Beaton: We are going to talk about education a little bit more later, because regular listeners of this podcast know that I love a good industry education conversation. For now, I want to dive into what the technology is and how it compares to the other types of alternative protein technologies going on out there right now. Because there's lab-grown meat, there are other fermentation processes. You mentioned a milk protein. There are proteins that will replace meat. Then there are other ways of creating meat that are happening right now. How did you settle on precision fermentation for the process that you were most interested in doing? And what does that technology look like compared to some of the other things going on right now? 

Kelleman: Our process precision fermentation has been a technology that's been around for more than half a century, to make everything from enzymes for cheese manufacture to good bacteria for probiotic supplements to vitamin B12 to lactic acid -- a host of different ingredients that are used in our diet today. If you eaten cheese, which I'm sure you have … decades in the past, the way cheese was made was in part through an enzyme that helps separate the curds in the whey. That was harvested, by and large, from the fourth stomach of a baby calf. As the demand for cheese grew around the world, it became a process and protocol that became increasingly more expensive, less scalable.

Some smart scientists realized just borrowing from how fermentation was used in other industries -- for example in pharma and medical applications where they're using precision fermentation to make different vitamins and drugs and other things that we routinely consume -- that instead of harvesting it conventionally on farm and field, they could take a harmless biopsy from a baby calf, isolate within that sample DNA what would produce and express the enzyme that they were looking for, couple that with either food-grade strain of yeast or fungi, put that into a fermentation tank, and basically ferment it. Feed that yeast simple sugars, vitamin salts, minerals, and as the yeast grows -- the native yeast -- the functional protein, grows as well. In that case, that enzyme they're looking to get their mitts on, or in the cheese industry, cheese production.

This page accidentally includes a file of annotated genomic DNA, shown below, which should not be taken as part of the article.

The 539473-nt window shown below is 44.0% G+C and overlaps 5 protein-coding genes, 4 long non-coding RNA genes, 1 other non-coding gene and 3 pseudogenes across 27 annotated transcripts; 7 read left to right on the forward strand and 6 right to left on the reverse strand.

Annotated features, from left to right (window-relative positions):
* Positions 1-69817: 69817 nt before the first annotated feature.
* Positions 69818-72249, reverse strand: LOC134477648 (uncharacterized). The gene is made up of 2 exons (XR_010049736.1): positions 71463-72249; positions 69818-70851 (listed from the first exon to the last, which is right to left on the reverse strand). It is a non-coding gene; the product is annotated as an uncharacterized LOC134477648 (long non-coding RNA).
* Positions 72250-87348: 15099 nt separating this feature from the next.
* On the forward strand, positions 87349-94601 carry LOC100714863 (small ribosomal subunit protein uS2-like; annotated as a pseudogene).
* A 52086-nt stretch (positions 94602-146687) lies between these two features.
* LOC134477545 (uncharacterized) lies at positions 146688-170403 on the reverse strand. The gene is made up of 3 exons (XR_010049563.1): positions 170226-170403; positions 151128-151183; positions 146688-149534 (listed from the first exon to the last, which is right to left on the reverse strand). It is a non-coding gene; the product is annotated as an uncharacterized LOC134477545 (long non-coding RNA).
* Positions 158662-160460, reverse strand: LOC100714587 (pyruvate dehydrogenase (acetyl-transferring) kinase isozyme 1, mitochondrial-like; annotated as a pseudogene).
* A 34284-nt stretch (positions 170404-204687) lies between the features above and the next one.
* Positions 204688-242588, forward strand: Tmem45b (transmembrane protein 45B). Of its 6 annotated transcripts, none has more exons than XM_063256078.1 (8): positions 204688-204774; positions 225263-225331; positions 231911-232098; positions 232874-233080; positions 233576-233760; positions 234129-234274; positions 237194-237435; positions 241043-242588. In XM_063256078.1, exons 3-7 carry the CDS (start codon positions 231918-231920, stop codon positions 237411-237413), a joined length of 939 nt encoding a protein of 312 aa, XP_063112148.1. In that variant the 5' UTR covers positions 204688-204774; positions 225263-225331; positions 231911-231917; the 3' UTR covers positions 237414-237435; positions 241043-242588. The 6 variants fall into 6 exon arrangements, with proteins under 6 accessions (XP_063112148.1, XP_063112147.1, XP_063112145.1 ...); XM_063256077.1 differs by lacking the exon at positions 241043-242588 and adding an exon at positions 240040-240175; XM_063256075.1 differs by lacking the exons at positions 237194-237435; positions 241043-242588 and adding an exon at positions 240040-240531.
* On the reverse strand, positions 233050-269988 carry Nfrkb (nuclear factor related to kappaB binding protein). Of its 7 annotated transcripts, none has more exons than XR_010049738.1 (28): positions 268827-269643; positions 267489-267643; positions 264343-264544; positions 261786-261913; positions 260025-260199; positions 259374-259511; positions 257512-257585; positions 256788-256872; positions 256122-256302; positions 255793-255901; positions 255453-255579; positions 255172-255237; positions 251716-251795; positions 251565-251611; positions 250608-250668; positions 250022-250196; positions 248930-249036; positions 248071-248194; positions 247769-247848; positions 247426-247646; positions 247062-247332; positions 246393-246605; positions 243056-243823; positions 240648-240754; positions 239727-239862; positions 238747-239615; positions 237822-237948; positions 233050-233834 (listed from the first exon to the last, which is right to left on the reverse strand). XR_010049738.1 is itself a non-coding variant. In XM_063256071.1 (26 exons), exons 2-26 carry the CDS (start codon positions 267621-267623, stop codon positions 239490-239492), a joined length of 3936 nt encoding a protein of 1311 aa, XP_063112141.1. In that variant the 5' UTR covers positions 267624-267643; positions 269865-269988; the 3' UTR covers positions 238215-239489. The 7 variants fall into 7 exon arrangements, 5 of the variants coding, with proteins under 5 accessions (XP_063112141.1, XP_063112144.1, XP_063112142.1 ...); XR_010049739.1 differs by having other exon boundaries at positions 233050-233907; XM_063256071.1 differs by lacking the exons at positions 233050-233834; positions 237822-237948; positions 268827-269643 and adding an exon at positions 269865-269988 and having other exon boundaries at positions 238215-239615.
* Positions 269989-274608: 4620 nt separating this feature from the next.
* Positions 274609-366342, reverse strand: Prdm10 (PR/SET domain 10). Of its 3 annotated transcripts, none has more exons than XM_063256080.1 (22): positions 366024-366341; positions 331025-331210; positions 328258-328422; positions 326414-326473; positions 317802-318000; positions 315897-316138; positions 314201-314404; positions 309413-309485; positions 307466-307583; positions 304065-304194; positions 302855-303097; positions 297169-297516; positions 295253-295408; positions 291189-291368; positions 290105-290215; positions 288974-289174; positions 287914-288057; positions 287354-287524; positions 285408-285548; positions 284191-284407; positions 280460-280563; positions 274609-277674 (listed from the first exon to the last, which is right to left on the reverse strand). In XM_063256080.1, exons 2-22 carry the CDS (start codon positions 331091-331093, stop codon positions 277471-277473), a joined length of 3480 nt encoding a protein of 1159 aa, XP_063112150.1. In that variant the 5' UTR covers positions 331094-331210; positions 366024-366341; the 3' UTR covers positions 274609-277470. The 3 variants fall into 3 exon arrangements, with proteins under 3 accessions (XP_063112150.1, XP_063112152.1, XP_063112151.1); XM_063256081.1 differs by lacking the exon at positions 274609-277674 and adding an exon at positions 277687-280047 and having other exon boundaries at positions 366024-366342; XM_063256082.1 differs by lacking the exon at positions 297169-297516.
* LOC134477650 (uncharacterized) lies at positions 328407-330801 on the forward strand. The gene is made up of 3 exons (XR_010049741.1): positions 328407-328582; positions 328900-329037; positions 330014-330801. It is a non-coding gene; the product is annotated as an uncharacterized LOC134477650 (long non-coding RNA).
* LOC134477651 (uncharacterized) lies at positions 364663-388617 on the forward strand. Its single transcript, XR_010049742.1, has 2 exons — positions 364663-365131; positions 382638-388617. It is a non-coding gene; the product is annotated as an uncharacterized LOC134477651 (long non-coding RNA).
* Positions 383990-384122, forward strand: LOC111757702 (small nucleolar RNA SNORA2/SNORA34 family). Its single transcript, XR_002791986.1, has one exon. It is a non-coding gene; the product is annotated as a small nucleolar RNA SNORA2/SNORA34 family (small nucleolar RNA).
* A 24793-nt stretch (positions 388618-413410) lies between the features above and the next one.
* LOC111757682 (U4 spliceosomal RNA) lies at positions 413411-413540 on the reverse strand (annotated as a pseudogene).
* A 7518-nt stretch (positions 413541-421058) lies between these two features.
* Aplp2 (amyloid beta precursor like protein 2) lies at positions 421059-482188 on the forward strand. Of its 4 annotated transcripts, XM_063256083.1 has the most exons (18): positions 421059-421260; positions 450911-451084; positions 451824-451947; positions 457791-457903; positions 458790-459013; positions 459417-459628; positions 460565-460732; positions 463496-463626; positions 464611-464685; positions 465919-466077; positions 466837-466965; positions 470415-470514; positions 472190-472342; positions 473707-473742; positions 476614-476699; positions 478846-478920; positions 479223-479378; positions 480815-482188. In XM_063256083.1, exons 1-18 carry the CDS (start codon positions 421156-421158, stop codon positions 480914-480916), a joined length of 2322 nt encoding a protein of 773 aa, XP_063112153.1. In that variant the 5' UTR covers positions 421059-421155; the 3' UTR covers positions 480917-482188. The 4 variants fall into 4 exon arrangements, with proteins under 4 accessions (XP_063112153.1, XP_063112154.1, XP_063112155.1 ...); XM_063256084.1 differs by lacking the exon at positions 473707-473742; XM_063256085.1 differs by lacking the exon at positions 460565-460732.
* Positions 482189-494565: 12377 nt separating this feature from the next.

What we're doing is reassembling the process to -- instead of making an enzyme for cheese manufacture, vitamin B12, lactic acid, etc. -- to harvest skeletal muscle protein -- meat protein -- that can be foundational for pet health.

Again, it’s a technology platform that's been around for quite some time. We're just being creative with how we're approaching that process, so that we can harvest these meat proteins that could be the primary input into any pet food recipe.

Beaton: Did you know it was going to work?

Kelleman: We had a high confidence. After we really looked at the literature of what yeast could support as a host microorganism, the kind of proteins that we're looking at, that it could work. But you never know until you get the team on it. It's science, right?

We were quickly able to demonstrate even at an early stage, that we could make chicken protein, turkey protein. Again, it's the protein, the essential amino acids, that we're looking for that are the engine for the pet food recipe. We expressed those -- turkey, beef, salmon, a host of others -- filed some foundational patents. Then from there, we were able to close an initial seed round -- this is a little over three years ago -- so that we could build out a proper small food lab to run faster with our work and bring in some additional senior scientists that could help with strain engineering and process development.

Then we were able to make bigger strides with our work to show not only that we could do it but have a look at its nutritionals to ensure that this is something that could be just as critical for any pet food recipe, a foundation for any pet food recipe. That showed the prospect of promise of being just as bioavailable as conventional meat proteins that are currently used in market.

Beaton: This might be getting into the weeds, but I'm interested, so I'm going to ask it anyway. Are certain proteins easier to work with on a molecular level? Like is salmon more difficult than beef more difficult than chicken? Or is it all the same from scientists’ perspective?